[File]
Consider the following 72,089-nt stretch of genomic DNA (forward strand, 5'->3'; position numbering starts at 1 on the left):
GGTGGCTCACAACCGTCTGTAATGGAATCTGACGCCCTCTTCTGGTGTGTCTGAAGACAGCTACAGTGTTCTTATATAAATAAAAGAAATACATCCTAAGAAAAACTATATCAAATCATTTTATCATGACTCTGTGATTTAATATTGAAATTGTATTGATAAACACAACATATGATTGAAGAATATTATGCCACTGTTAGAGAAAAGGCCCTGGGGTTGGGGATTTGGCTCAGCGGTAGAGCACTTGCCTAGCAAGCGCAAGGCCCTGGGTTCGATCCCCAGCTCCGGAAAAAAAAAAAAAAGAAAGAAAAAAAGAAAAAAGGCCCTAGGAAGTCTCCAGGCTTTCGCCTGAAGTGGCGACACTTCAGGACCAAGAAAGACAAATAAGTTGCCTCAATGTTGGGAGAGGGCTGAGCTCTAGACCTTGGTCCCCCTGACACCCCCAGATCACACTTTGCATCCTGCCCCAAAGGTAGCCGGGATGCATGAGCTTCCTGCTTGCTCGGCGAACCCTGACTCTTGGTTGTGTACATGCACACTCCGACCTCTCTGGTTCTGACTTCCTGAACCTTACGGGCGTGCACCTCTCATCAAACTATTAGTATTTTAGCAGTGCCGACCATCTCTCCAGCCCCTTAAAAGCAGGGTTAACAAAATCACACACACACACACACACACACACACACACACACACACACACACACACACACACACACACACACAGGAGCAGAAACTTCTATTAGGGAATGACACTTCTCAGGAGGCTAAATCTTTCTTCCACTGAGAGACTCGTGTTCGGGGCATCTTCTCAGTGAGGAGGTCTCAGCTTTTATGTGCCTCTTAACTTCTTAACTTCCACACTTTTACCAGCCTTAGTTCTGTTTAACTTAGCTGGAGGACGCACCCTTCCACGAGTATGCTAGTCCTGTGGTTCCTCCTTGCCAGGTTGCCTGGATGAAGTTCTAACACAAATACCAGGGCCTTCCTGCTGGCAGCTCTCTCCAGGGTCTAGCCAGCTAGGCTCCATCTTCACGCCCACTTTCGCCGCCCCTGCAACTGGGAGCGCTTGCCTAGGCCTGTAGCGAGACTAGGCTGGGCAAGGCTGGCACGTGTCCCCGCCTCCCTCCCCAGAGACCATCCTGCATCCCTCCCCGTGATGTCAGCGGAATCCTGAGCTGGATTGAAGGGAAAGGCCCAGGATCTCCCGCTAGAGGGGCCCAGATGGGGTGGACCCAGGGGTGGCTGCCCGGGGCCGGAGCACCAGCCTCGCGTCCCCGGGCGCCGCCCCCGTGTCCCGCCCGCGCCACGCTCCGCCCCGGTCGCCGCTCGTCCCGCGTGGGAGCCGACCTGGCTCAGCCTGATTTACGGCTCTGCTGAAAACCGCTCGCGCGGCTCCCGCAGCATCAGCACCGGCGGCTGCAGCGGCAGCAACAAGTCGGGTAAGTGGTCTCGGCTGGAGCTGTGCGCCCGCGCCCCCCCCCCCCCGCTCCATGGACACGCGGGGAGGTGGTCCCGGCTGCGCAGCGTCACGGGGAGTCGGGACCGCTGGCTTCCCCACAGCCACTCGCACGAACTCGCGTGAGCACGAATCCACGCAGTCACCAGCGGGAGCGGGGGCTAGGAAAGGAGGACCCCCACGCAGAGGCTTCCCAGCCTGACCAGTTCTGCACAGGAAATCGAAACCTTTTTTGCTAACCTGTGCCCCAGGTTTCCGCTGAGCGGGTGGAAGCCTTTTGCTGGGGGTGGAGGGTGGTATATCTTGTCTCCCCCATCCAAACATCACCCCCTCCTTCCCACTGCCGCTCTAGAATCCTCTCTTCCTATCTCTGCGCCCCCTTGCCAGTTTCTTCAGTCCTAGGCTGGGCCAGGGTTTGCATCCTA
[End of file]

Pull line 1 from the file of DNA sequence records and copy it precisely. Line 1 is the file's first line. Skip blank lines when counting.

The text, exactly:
Consider the following 72,089-nt stretch of genomic DNA (forward strand, 5'->3'; position numbering starts at 1 on the left):